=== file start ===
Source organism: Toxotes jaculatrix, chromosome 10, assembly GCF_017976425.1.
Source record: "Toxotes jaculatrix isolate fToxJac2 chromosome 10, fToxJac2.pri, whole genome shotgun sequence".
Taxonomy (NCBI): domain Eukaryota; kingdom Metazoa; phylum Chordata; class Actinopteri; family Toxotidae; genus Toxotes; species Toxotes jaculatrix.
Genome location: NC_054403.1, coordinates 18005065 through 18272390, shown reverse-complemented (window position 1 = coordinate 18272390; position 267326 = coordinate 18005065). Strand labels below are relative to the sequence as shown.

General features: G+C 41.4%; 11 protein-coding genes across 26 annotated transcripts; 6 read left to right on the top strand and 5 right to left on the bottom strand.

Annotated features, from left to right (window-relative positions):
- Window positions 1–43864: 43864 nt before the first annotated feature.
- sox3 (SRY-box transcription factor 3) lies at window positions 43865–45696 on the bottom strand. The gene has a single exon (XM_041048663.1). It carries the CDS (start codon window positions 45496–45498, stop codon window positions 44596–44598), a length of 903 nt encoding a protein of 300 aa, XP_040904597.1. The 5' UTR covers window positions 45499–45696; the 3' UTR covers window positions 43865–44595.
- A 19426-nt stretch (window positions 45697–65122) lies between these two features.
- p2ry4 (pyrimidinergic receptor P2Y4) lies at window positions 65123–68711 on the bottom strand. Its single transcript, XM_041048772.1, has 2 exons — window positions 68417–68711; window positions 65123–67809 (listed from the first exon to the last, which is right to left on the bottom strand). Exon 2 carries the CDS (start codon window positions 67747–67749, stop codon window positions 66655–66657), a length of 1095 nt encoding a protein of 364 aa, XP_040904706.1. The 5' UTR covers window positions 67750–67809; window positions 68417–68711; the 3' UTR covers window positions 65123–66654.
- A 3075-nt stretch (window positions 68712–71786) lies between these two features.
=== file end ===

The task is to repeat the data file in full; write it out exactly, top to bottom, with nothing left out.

Source organism: Toxotes jaculatrix, chromosome 10, assembly GCF_017976425.1.
Source record: "Toxotes jaculatrix isolate fToxJac2 chromosome 10, fToxJac2.pri, whole genome shotgun sequence".
Taxonomy (NCBI): domain Eukaryota; kingdom Metazoa; phylum Chordata; class Actinopteri; family Toxotidae; genus Toxotes; species Toxotes jaculatrix.
Genome location: NC_054403.1, coordinates 18005065 through 18272390, shown reverse-complemented (window position 1 = coordinate 18272390; position 267326 = coordinate 18005065). Strand labels below are relative to the sequence as shown.

General features: G+C 41.4%; 11 protein-coding genes across 26 annotated transcripts; 6 read left to right on the top strand and 5 right to left on the bottom strand.

Annotated features, from left to right (window-relative positions):
- Window positions 1–43864: 43864 nt before the first annotated feature.
- sox3 (SRY-box transcription factor 3) lies at window positions 43865–45696 on the bottom strand. The gene has a single exon (XM_041048663.1). It carries the CDS (start codon window positions 45496–45498, stop codon window positions 44596–44598), a length of 903 nt encoding a protein of 300 aa, XP_040904597.1. The 5' UTR covers window positions 45499–45696; the 3' UTR covers window positions 43865–44595.
- A 19426-nt stretch (window positions 45697–65122) lies between these two features.
- p2ry4 (pyrimidinergic receptor P2Y4) lies at window positions 65123–68711 on the bottom strand. Its single transcript, XM_041048772.1, has 2 exons — window positions 68417–68711; window positions 65123–67809 (listed from the first exon to the last, which is right to left on the bottom strand). Exon 2 carries the CDS (start codon window positions 67747–67749, stop codon window positions 66655–66657), a length of 1095 nt encoding a protein of 364 aa, XP_040904706.1. The 5' UTR covers window positions 67750–67809; window positions 68417–68711; the 3' UTR covers window positions 65123–66654.
- A 3075-nt stretch (window positions 68712–71786) lies between these two features.